William Mailly to Mother Jones, 1903; Jones to John Walker, 1905
In late 1903, Jones went to Colorado to assist in what turned out to be a year-long strike in the coal mines there. Working in her official capacity as an organizer, Jones criss-crossed the state supporting a strike that the United Mine Workers of America's national office was reluctant to fully endorse. By mid-1904, without the support of the national union, the local strike ended, though some pockets of support would last until October. With her relationship to the UMWA already strained due to its lack of support for the Colorado strike, Jones was further alienated when the leadership told her to end any association with radical labor groups. Infuriated, Jones completed the separation between herself and the UMWA in late 1904, turning down a reappointment as an organizer. In her letter here to fellow organizer John Walker, Jones writes that she "will fight the cause of the miners anyway, whether I am directly in their service or not."
Instead, Jones decided to accept a position that had actually been offered to her nearly two year before. In April 1903, William Mailly, national secretary for the Socialist Party of America, wrote to Jones asking if she was interested in becoming a paid lecturer for the Party. Though she initially turned it down due to her work with the UMWA at the time, her frustration with the union in 1904-05 led her to reconsider and accept Mailly’s offer. That Jones became involved in the Socialist Party is not surprising. Biographer Elliott Gorn wrote that socialist ideology had been part of Jones’ rhetoric for several years. Though Jones became disillusioned with the Party over ideological differences, she remained with it for six years.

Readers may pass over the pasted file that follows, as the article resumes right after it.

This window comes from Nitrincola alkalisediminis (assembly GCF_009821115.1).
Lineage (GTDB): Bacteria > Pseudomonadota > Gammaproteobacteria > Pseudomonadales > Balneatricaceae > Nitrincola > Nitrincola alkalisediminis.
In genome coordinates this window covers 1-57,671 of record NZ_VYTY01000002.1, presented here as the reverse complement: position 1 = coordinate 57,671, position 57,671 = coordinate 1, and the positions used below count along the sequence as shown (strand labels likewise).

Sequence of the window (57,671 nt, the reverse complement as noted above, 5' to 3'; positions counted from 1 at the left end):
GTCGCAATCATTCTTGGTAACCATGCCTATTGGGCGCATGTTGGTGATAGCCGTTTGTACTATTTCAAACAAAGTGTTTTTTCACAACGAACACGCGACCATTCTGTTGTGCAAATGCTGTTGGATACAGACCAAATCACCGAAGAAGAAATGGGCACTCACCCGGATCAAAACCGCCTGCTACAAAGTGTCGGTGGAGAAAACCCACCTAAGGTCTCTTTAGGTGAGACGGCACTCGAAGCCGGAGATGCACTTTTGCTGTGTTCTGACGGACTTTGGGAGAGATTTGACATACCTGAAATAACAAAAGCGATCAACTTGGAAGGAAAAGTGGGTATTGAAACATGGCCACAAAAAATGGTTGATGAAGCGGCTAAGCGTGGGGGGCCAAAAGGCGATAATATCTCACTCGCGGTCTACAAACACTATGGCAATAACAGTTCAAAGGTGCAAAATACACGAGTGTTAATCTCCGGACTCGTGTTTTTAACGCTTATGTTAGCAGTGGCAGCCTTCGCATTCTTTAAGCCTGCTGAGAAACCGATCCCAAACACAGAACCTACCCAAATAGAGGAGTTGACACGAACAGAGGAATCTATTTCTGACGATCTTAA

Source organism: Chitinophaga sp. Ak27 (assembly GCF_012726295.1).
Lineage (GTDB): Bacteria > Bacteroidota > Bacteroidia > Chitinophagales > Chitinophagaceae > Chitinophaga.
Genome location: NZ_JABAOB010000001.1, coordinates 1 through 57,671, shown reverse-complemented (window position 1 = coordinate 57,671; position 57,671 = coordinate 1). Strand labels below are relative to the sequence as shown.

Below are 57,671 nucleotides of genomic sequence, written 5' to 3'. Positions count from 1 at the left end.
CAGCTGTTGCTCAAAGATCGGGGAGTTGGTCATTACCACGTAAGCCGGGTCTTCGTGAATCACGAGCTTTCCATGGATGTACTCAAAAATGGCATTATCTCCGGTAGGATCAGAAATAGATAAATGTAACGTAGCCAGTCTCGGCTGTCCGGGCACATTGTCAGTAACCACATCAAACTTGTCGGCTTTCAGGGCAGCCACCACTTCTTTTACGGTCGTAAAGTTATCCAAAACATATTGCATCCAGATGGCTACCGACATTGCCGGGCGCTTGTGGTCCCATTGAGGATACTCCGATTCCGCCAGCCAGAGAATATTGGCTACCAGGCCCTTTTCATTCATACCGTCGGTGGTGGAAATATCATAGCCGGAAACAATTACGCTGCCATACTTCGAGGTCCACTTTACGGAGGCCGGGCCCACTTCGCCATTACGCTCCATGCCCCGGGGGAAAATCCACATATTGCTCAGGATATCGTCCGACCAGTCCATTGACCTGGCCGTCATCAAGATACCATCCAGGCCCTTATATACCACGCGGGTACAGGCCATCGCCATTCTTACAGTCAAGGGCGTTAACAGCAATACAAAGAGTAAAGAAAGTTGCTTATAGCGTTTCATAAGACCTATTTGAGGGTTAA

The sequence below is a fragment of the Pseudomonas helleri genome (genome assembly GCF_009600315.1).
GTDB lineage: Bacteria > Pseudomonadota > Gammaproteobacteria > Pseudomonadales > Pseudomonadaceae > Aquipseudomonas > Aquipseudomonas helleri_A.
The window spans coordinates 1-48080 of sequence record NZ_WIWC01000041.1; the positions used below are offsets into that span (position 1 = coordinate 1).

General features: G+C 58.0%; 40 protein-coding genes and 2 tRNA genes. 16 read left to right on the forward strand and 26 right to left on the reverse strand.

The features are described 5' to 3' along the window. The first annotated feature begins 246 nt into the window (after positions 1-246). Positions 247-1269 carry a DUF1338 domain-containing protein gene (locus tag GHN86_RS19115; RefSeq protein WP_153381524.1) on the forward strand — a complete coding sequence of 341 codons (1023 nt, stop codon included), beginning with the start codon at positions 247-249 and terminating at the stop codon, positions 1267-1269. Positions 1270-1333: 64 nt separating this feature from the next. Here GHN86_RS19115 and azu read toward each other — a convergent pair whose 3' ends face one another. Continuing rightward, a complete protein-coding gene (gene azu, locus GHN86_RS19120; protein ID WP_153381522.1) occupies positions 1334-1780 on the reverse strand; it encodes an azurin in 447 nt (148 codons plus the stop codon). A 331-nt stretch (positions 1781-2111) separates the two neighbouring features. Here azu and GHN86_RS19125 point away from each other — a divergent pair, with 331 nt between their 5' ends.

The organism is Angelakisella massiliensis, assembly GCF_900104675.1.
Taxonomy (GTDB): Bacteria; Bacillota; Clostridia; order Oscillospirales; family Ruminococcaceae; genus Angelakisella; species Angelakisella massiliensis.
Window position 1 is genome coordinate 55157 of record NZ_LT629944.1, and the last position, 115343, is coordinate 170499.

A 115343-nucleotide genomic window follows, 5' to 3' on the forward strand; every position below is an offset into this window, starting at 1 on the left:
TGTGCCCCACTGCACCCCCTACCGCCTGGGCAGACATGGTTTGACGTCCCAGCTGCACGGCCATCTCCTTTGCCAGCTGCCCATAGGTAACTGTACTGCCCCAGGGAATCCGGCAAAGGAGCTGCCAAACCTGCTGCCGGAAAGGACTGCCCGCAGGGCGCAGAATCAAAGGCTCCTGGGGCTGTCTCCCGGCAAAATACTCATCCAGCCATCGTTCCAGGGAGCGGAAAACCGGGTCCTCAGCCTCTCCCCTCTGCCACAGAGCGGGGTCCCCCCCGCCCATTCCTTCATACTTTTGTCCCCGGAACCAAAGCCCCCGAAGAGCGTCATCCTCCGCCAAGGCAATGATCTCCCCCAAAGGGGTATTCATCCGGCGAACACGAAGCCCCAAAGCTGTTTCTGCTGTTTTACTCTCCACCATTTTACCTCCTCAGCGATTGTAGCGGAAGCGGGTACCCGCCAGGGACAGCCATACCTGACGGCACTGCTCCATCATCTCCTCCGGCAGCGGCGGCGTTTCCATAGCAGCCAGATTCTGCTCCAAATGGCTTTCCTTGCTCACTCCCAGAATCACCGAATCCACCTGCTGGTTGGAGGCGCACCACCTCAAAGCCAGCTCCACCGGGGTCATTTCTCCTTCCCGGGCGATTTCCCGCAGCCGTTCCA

As you read these documents, reflect on the following questions:
1. According to this letter, what reasons did Mailly have for offering a speaker's position to Jones?
2. Despite her resignation from the UMWA, what were Jones' thoughts on John Mitchell in her letter to Walker?